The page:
Last year the European Union began advocating for a quota system that requires companies to appoint women to at least 40% of their board seats. According to the EU commissioner for justice and gender equality, Vĕra Jourová, advancing women on boards is “good for business.”
Many countries in Europe—including Norway, Belgium, France, Italy, the Netherlands and Germany—have already imposed national quotas to mixed effect. In the U.S., where women fill only about 20% of corporate director roles, there is little talk of quotas even among advocacy groups. Yet firms face growing pressure to appoint more women to the boards from policy makers, women’s rights advocates and even large investors.
There are many reasons to advocate for greater diversity on corporate boards. Many investors believe that women improve performance, enhance a firm’s reputation and contribute to creativity and innovation.
Yet little is known about the impact of gender diversity on the board on corporate policy and practice—especially when it comes to corporate social responsibility.
Corporate social responsibility (CSR) refers to a company’s responsiveness to the needs of diverse stakeholders, including workers, communities and the environments where they operate. There is evidence that women leaders may be stronger advocates of corporate social responsibility. For example, in a recent study we found that women directors are associated with a wide range of LGBT inclusive policies and practices. Other studies have found that women executives are associated with stronger environmental records and greater equity.
Does gender diversity on the board of directors change how companies do business?
But under what conditions do women directors influence these outcomes? Organizational demography suggests two possible conditions that may enable or impede women directors’ ability to advance policies consistent with CSR.
Token theory suggests that women’s efficacy will be constrained by their numerical representation. When women serve in token or solo roles, they face constraints—including scrutiny, performance pressures and negative evaluation bias—that limit their ability to fully contribute to their organizations.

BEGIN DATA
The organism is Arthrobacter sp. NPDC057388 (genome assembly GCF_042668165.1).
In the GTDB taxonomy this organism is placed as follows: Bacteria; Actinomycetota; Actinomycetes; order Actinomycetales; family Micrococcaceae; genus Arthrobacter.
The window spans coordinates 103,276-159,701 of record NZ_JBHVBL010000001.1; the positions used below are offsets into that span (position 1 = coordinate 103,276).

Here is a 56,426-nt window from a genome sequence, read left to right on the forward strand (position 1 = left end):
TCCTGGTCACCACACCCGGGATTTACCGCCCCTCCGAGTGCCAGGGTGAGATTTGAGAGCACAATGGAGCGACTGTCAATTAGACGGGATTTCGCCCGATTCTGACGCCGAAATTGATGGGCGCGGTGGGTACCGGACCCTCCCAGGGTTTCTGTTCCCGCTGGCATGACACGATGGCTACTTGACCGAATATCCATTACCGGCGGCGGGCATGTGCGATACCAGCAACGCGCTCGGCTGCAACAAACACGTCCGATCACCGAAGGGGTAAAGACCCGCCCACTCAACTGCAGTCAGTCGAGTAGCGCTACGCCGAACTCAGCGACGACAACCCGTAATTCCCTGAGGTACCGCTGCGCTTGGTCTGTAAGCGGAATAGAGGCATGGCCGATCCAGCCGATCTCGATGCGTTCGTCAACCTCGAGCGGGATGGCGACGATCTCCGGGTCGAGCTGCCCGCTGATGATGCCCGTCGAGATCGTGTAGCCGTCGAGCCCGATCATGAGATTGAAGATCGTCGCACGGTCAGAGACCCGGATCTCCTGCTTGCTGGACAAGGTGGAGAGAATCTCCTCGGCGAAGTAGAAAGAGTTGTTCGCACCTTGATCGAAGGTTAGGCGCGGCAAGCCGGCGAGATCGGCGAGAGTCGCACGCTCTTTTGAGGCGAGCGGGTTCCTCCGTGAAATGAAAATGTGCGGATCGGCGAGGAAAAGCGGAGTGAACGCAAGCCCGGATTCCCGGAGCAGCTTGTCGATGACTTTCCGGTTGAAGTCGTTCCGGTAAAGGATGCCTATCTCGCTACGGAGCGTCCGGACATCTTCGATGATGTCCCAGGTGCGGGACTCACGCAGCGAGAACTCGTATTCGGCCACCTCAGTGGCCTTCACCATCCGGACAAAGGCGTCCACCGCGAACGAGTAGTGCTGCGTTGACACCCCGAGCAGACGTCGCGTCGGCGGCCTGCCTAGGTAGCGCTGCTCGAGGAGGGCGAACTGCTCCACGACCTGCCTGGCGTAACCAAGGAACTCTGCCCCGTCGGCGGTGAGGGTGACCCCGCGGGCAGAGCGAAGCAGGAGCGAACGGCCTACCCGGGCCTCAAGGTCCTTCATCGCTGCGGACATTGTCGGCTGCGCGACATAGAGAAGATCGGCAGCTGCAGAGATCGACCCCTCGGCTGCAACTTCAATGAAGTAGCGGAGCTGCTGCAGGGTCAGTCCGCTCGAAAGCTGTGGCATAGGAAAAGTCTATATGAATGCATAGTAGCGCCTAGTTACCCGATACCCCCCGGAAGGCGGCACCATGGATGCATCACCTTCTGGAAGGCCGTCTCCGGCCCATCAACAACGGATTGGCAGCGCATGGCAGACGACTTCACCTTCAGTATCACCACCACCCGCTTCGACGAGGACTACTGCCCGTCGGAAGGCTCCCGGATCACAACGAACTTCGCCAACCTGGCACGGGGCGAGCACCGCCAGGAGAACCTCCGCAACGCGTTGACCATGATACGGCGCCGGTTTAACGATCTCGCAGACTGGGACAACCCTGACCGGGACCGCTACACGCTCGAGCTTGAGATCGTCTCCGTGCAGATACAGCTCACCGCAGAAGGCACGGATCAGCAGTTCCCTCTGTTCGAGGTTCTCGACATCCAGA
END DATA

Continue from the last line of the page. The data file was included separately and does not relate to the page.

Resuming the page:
These challenges can be overcome, however, when women’s numerical representation reaches a critical mass. In more gender balanced settings, women are more likely to benefit from the trust and support of the entire group and are better able to influence group outcomes.
Taken together these theories suggest that when women reach a critical mass on the board—typically defined as the presence of three or more women directors—then they will be better equipped to advance CSR in their companies.
We tested this prediction by analyzing the impact of board gender composition on company policies and practices. We focused our analysis on companies in the Fortune 500 over a ten-year period, from 2001 to 2010. These data allowed us to track the impact of the gender composition of the board on various firm outcomes related to CSR.
Yes, number matters
Our findings confirm and challenge conventional wisdom and theory about the impact of women in the boardroom.
First, we find that even a single woman director is associated with a significant improvement of a firm’s record in key areas relevant to CSR including community engagement, governance and environmental sustainability. Compared to all-male boards, boards with even one woman have stronger records in these areas.
Second, when a critical mass of women serve on the board, the company’s record improves in all areas related to CSR, including product development. While a single woman can move her company in the right direction, multiple women are more effective when it comes to developing socially responsible products.
These findings underscore the importance of gender diversity on boards. All-male boards underperform more diverse boards in every area of CSR. Women’s leadership benefits companies in measureable ways that matter.
It’s also more than number
Our findings also suggest that in some contexts women’s influence matters just as much or more than their numerical representation.
Extant research suggests that women selected for board membership tend to have strong reputations, are well known to executives in the focal firm and tend to exercise disproportionate influence over board outcomes. In other words, women selected for directorships are exceptional and may be more influential than their male counterparts.
This influence likely enables women directors to overcome the exclusion and scrutiny token or solo women confront in other settings in order to advance CSR-relevant practices.
In the boardroom, women’s influence may compensate for their small numbers.
This does not mean boards should stop pursuing gender diversity within the board. Indeed, our findings suggest that a critical mass of women directors is associated with strong CSR records. While solo and token women may be able to influence key areas of practice, a greater representation of women on the board is more impactful across a broader range of outcomes.
The message to companies is clear: women directors advance corporate social responsibility and the more women who serve on your board, the stronger your policies will be.